Crispy Baked Avocado with Lemon Aioli

 

Avocado

Crispy Baked Avocado with Lemon Aioli

Aioli: is a Provençal traditional sauce made of garlic, olive oil, lemon juice, and egg yolks. (Wikipedia)

I love eating avocados for its’ rich creaminess and health benefits.  Avocados are packed with carotenoids that help prevent eye disease, packed with fiber, are high in monounsaturated fats that helps keep your blood sugar down, and also lowers cholesterol.  I usually enjoy avocados in guacamole or mixed in salads but my new favorite method is coating them in bread crumbs and baking it.  This is a healthy alternative to deep fried fries and can be served with a dipping sauce such as lemon aioli.

Crispy Baked Avocado (serves 2)

1-2 ripe avocados
1/2 Japanese Panko crumbs or normal bread crumbs
1 egg white (I only use the egg white as the yolk is high in cholesterol but you can definitely use the entire egg)

Preheat the oven to 350 degrees F.  Cut the avocado lengthwise and remove the pit.  Cut the avocados into slices and gently scoop it out with a spoon.  Dip the sliced avocados in the egg and then coat in the Panko crumbs.  You can use normal bread crumbs and add seasonings but I like Panko crumbs for its’ crunchiness that compliments the creaminess of the avocado.  I don’t like to add seasonings to the bread crumbs either as I love the taste of avocados but you can definitely experiment with different herbs.  Cover a cookie sheet with parchment paper and lay the coated avocados on top.  Place in oven and bake for 15-20 minutes until they start to brown.  Remove and serve with lemon aioli.

Lemon Aioli

1/2 cup mayonnaise
zest, juice of one lemon
1 garlic clove, minced (or you can use more depending on your preference)
1 tbsp extra virgin olive oil
salt

Whisk the first 4 ingredients together.  Add salt as desired.

Kale Chips

Kale

Kale

Kale is a leafy green you may overlook at the grocery store.  However there are many benefits to eating kale that should not be ignored.  Some of these benefits, according to Wikipedia includes being high in beta carotene (necessary for healthy skin, immune system and good vision) , fiber, vitamin C & K, rich in calcium and blocks the growth of cancer cells.  Kale also lowers cholesterol which is a bonus for me.

There are many ways to prepare kale.  You can saute kale as a side dish, blend in smoothies, pureed in soups and many more options.  My favorite method is baking bite size pieces of the leafy green tossed with a bit of oil and seasonings.  If you are addicted to eating potato chips this is a healthy substitute as once you start eating it, you can’t stop.

Kale Chips

1 fresh bunch of kale
olive oil
garlic powder or any other seasoning you prefer (paprika, seasoning salt, etc)

Kale

Kale chips with garlic powder

Preheat the oven to 350 degrees F.  Thoroughly wash and dry the kale in a salad spinner or paper towel.  Remove the thick stems from the kale and tear the leaves into bite size pieces.  Drizzle a bit of olive oil and toss to coat.  Place parchment paper on a cookie sheet and spread the kale evenly so there is no overlap.  Season with desired seasoning and bake for 10-15 minutes, or until the leaves start to turn brown but are not burnt.  Cool and enjoy.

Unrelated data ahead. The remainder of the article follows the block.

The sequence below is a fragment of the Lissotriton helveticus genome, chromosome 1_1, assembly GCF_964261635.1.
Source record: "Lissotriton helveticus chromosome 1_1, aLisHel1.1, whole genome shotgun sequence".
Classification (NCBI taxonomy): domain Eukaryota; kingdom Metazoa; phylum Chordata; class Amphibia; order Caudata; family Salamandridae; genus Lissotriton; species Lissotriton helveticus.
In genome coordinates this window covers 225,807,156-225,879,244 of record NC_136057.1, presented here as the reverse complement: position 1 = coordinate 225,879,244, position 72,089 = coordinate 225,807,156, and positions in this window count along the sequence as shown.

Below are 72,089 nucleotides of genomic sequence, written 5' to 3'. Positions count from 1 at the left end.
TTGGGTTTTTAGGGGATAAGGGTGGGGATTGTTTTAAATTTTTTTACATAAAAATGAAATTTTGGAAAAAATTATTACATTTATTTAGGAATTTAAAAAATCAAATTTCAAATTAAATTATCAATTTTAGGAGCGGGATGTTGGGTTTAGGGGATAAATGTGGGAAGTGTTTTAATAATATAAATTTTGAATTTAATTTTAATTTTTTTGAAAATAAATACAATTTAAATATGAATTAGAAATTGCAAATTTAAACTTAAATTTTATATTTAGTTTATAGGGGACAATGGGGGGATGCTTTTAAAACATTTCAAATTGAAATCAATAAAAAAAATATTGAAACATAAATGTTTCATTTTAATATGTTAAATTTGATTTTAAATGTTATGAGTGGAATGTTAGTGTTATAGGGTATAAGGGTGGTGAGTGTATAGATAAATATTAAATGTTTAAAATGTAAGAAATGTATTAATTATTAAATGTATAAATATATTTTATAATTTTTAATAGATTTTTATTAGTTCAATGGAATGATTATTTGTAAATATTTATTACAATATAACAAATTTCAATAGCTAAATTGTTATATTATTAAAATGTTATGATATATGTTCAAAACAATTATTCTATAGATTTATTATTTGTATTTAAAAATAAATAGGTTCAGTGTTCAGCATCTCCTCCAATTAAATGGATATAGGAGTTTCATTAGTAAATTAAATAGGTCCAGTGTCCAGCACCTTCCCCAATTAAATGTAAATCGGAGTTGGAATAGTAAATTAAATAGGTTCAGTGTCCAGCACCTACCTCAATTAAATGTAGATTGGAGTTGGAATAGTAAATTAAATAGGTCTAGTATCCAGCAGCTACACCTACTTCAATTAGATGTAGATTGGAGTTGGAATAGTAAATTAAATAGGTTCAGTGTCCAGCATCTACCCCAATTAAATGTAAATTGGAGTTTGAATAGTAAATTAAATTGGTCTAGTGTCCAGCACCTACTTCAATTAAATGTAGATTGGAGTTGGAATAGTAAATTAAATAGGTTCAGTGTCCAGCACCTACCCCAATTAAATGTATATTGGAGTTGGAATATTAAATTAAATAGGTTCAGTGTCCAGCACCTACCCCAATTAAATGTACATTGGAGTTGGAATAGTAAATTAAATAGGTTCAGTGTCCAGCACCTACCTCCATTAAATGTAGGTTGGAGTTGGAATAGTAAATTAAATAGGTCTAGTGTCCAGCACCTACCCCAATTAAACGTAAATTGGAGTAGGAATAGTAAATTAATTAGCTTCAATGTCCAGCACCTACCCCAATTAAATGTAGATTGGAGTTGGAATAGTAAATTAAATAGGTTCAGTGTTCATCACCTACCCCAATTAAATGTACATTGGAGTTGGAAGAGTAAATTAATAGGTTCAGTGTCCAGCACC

Tarragon

When people think of the top 3 most common herbs, tarragon probably isn’t on that list.  Top 3 herbs usually includes basil, rosemary, and thyme.  Lately I have become more fond of tarragon the more I incorporate it into my cooking.  I have to admit that I didn’t discover tarragon until a few months ago.

Tarragon

Tarragon

Tarragon can be found wherever other herbs are sold, fresh or dried.  My preference is fresh tarragon as you can’t beat the taste of fresh herbs though in a pinch I’ve used dried tarragon.  Tarragon is quite aromatic reminiscent of anise.  The description on the back of the package I have describes it as “anise and vanilla scent and a hot, sweet taste”.  This may sound unappetizing but it really is a delicious addition to meals.  Only the leaves are used in cooking and is suitable with fish, seafood, eggs, chicken, meats and sauces.  From my experience, I love incorporating tarragon with chicken.  I find it enhances the taste of chicken without being overpowering.  I’ve used it when making brine, roast chicken, and tarragon chicken pasta.  if you’ve never cooked with tarragon I highly recommend it.

Pesto

One of the easiest, most versatile sauce/condiment to make is pesto.  Why anyone would purchase store bought pesto is beyond me.  The only reason I can think of having a jar lying around is the convenience if you can’t make it to the grocery store.  Pesto is packed full of flavor where it’s main use is in pastas.  However you can also use pesto in soups, hamburger dressing, butter, salads, fish, meatballs – the options are endless.  Pesto requires 5 main ingredients with basil being the star.  I highly recommend making pesto from scratch if you’ve never done so and experiment with different types of basil.

Fresh Basil

Fresh Basil

Pesto

2 cup fresh basil
1/2 cup toasted pinenuts
2-3 garlic cloves (feel free to add more depending on your preference but note the garlic is not cooked so you don’t want to overpower the basil)
1 cup olive oil
1/2 Parmesan cheese
dash of salt *optional

I don’t measure the ingredients so the above is a rough estimate.  Once you have all the ingredients, place the first 3 in a food processor and pulse.  Drizzle in the olive oil until it is the desired consistency you want.  Stir in the cheese and add salt per your preference.  Mix with cooked pasta or whatever you want.